Over the past few decades, college enrollment has climbed rapidly. About 70% of high school grads wind up on the quad, way up from 49% in 1980. College is key to landing a good job and climbing the economic ladder. But there's a hitch: The gap between enrollment and this moment can be a long one, especially for low-income students. That matters because graduation is crucial for earning higher salaries and making gains in an economy that's one of the most unequal in the developed world.
Check this out: In 2017, government numbers show workers with high school diplomas earned on average about $16 an hour. Some college but no degree, $19.50. But with a bachelor's degree, it jumps to $27.50. Advanced degrees earn even more. Considering America's current income inequality, here's where the cycle becomes self-perpetuating.
A chief obstacle for getting across the graduation stage is a student's financial past. When experts followed students' college completion rates, the lowest economic group held pretty steady (11%) whether born in the 1970s or '80s. But in the highest group, 60% graduate — a big jump in the same timespan.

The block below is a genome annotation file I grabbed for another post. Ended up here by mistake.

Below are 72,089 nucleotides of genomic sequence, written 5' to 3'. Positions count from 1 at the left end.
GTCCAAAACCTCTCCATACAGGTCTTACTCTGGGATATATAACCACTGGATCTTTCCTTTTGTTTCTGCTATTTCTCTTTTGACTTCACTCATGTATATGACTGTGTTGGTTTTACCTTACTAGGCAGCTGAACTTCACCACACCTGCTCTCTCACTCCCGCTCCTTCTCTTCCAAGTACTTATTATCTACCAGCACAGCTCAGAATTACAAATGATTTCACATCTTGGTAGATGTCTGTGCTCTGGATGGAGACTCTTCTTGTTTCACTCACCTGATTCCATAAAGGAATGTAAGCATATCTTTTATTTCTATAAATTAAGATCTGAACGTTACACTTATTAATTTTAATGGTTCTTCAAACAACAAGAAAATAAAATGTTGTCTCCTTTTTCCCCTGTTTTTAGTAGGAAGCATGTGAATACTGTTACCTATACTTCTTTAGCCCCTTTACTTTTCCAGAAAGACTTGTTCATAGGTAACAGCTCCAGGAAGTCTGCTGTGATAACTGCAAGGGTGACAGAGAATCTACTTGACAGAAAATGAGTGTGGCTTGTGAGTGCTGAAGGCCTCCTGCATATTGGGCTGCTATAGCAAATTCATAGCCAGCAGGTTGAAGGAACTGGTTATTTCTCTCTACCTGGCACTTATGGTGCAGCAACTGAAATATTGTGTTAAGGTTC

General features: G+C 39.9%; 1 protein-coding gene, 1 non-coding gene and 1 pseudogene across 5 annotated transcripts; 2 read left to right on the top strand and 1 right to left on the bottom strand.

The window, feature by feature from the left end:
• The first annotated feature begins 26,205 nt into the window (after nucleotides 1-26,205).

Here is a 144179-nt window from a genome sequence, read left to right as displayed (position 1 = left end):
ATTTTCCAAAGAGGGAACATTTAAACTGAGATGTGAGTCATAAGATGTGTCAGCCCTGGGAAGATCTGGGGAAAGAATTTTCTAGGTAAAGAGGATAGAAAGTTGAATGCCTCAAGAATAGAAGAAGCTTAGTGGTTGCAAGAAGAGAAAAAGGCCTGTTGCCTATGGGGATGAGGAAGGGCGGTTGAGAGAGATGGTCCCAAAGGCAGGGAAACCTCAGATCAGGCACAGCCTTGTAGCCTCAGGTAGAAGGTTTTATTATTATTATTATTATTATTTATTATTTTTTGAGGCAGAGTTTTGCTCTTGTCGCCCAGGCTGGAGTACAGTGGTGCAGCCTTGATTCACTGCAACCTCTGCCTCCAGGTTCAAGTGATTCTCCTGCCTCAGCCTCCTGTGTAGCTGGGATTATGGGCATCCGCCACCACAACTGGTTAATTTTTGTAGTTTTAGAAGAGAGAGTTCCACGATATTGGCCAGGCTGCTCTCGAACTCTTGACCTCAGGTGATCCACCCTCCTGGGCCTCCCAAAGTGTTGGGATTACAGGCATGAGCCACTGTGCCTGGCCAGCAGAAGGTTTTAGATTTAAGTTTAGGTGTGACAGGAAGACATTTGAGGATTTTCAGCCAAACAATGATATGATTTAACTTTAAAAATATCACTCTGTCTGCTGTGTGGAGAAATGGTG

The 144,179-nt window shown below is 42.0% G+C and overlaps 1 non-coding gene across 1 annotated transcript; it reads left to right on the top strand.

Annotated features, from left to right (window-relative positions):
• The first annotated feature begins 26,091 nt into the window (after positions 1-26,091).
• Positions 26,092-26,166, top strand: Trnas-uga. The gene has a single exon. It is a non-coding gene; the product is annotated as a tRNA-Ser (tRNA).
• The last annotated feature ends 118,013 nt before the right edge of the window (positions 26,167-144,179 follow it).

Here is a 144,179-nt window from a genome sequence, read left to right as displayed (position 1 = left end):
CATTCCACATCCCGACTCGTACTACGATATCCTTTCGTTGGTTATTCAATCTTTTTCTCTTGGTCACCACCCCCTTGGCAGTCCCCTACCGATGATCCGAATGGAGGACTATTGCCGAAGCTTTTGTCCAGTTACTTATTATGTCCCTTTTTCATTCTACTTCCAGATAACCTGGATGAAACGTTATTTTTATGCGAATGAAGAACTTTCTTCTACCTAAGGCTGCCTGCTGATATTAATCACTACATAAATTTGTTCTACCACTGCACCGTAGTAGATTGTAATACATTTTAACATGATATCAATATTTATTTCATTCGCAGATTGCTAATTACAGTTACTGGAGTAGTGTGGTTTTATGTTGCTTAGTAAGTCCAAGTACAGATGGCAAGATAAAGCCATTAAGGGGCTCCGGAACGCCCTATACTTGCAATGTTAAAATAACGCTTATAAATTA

Nailing down the specific cause of dropouts and persistent lower earnings can be difficult. One explanation could be money. Tuition that ran $2,000 at a four-year public university in 1980 is now around $10,000. But experts think there's more at play. Sociology professor Elizabeth Armstrong attributes the high dropout rate to campus cultures that working-class students find difficult to adjust to, feeling isolated and eventually giving up.
On top of that, a disproportionate share of low-income students just aren't academically ready. The organization that runs the ACT test looked at 400,000 scores, and Inside Higher Ed reports "half of the low-income students failed to meet any of the four ACT college readiness benchmarks compared to 31 percent of all students."
So where to begin? Academics? Economics? Culture? Experts suggest policies that go beyond getting low-income students into college. Focus instead on all four years with deeper social connections and academic support.